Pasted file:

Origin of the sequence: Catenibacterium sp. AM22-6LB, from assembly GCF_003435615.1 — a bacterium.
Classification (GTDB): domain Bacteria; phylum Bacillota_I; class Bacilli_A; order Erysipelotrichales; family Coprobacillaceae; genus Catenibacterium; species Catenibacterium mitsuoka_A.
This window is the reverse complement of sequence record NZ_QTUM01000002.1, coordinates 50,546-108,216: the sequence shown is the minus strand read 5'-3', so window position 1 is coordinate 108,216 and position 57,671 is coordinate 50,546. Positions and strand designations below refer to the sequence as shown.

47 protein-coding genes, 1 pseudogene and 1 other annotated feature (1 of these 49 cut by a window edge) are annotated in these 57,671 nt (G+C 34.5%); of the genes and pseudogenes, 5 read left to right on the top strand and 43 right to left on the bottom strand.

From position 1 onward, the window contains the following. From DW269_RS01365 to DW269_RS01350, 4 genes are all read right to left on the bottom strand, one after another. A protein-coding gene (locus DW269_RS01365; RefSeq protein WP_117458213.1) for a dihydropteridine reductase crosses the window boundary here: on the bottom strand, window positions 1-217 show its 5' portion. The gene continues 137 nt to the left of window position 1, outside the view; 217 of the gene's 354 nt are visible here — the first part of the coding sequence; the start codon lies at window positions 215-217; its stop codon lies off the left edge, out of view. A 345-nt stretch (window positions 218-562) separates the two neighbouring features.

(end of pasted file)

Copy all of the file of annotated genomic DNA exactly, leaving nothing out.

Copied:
Origin of the sequence: Catenibacterium sp. AM22-6LB, from assembly GCF_003435615.1 — a bacterium.
Classification (GTDB): domain Bacteria; phylum Bacillota_I; class Bacilli_A; order Erysipelotrichales; family Coprobacillaceae; genus Catenibacterium; species Catenibacterium mitsuoka_A.
This window is the reverse complement of sequence record NZ_QTUM01000002.1, coordinates 50,546-108,216: the sequence shown is the minus strand read 5'-3', so window position 1 is coordinate 108,216 and position 57,671 is coordinate 50,546. Positions and strand designations below refer to the sequence as shown.

47 protein-coding genes, 1 pseudogene and 1 other annotated feature (1 of these 49 cut by a window edge) are annotated in these 57,671 nt (G+C 34.5%); of the genes and pseudogenes, 5 read left to right on the top strand and 43 right to left on the bottom strand.

From position 1 onward, the window contains the following. From DW269_RS01365 to DW269_RS01350, 4 genes are all read right to left on the bottom strand, one after another. A protein-coding gene (locus DW269_RS01365; RefSeq protein WP_117458213.1) for a dihydropteridine reductase crosses the window boundary here: on the bottom strand, window positions 1-217 show its 5' portion. The gene continues 137 nt to the left of window position 1, outside the view; 217 of the gene's 354 nt are visible here — the first part of the coding sequence; the start codon lies at window positions 215-217; its stop codon lies off the left edge, out of view. A 345-nt stretch (window positions 218-562) separates the two neighbouring features.